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Different type of business stocktaking: Time for a cybersecurity check-up?

Time of businesses to review their cybersecurity arrangements? if so, what does this entail?

A Google logo is seen through windows of Moscone Center in San Francisco. © AFP/Getty Images
A Google logo is seen through windows of Moscone Center in San Francisco. © AFP/Getty Images

Cyberattacks continue to affect a variety of businesses. As an example, a vulnerability that has recently been highlighted by the FBI is where any stolen smartphone that has a credit card added to Apple Pay, Samsung Pay or Google Pay, and public transportation schemes enabled can be used by criminals to make unlimited payments at any point-of-sale (PoS) terminal.

The flaws lie in the contactless payment system, and can be exploited even when a phone’s battery is dead, as in the case of iPhones. Even the latest iPhone model have weaknesses.

Can we expect these concerns to continue into 2022?

According to expert Josh Rickard (Security Solutions Architect at Swimlane) it is important for businesses to periodically re-assess their cybersecurity systems.

Rickard tells Digital Journal this is particularly important within the context of 2021, “To re-evaluate their cybersecurity posture after a tumultuous year of cyberattacks across industries.”

Trends suggest that cyberattacks are not going away and they are generally increasing in terms of frequency. Rickard cautions: “The dramatic spike in ransomware and supply chain attacks illustrates that every company, regardless of vertical, is a software company and security will only continue to rise in importance when it comes to ensuring the continued operations of the business.”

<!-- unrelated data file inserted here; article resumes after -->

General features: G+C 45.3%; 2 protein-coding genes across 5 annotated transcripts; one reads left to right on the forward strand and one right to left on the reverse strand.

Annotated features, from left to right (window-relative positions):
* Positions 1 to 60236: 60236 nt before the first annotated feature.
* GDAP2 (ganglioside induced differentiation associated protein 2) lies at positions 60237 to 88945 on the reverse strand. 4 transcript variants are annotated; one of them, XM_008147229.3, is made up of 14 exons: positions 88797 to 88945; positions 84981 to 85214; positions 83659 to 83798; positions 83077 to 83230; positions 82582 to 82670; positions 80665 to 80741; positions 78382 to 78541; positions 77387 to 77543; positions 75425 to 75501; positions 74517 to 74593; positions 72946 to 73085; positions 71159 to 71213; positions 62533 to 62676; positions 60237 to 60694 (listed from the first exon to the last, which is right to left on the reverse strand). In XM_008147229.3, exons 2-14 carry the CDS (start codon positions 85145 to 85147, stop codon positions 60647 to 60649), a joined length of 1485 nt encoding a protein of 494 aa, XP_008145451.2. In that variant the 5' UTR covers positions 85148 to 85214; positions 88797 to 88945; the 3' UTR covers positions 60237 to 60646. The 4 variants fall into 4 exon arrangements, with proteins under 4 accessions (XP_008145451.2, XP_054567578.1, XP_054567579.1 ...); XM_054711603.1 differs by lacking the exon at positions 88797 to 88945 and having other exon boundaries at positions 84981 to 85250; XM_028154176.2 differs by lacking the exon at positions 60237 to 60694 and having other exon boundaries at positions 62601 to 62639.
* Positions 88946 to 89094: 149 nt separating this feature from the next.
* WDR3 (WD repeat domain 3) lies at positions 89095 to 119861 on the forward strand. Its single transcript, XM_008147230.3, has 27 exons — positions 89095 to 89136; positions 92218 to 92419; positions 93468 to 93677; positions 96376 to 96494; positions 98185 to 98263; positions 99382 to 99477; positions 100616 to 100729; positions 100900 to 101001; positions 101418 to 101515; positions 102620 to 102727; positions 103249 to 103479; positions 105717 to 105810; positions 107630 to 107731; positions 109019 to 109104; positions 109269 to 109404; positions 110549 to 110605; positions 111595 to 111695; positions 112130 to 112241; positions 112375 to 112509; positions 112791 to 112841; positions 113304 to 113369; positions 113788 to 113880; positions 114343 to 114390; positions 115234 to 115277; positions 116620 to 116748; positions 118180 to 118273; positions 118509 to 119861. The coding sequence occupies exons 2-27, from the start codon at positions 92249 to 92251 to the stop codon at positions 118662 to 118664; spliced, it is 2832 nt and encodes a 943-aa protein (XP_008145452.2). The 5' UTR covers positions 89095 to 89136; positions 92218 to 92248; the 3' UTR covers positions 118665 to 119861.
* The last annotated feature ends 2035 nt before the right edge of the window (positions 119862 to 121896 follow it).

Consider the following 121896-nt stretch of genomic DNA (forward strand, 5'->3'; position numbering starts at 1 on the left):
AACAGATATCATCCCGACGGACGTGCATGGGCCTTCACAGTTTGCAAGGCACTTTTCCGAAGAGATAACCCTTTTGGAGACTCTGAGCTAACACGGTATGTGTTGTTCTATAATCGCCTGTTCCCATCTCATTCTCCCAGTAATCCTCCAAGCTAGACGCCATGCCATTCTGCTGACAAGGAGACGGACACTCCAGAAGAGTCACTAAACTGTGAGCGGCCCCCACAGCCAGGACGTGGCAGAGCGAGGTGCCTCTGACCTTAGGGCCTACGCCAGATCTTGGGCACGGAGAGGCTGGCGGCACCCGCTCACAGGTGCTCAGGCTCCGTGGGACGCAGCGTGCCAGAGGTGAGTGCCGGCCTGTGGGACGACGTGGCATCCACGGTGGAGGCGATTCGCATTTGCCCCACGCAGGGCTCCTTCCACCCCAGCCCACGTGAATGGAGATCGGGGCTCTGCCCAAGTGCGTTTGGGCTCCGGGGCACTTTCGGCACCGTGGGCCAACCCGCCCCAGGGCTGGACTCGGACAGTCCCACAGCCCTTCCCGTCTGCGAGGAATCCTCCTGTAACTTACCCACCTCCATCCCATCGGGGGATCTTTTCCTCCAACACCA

This means that businesses should be building robust and proactive programs to counterbalance these external threats. As an example, Rickard recommends:  “To protect valuable information and prevent breaches, enterprises must invest in multi-faceted platforms that centralize and automate detection, response and investigation protocols. Security teams need full visibility into IT environments and the ability to respond in real-time to limit the consequences should a cyberattack occur.”

Rickard also puts forward the idea of automating and centralizing security processes. Through this he says: “Organizations can reduce the chance of human error while achieving infinitely smoother execution of security-related tasks and ultimately ensuring that highly-sensitive personal information is kept safe and secure.”

Written By

Dr. Tim Sandle is Digital Journal's Editor-at-Large for science news. Tim specializes in science, technology, environmental, and health journalism. He is additionally a practising microbiologist; and an author. He is also interested in history, politics and current affairs.

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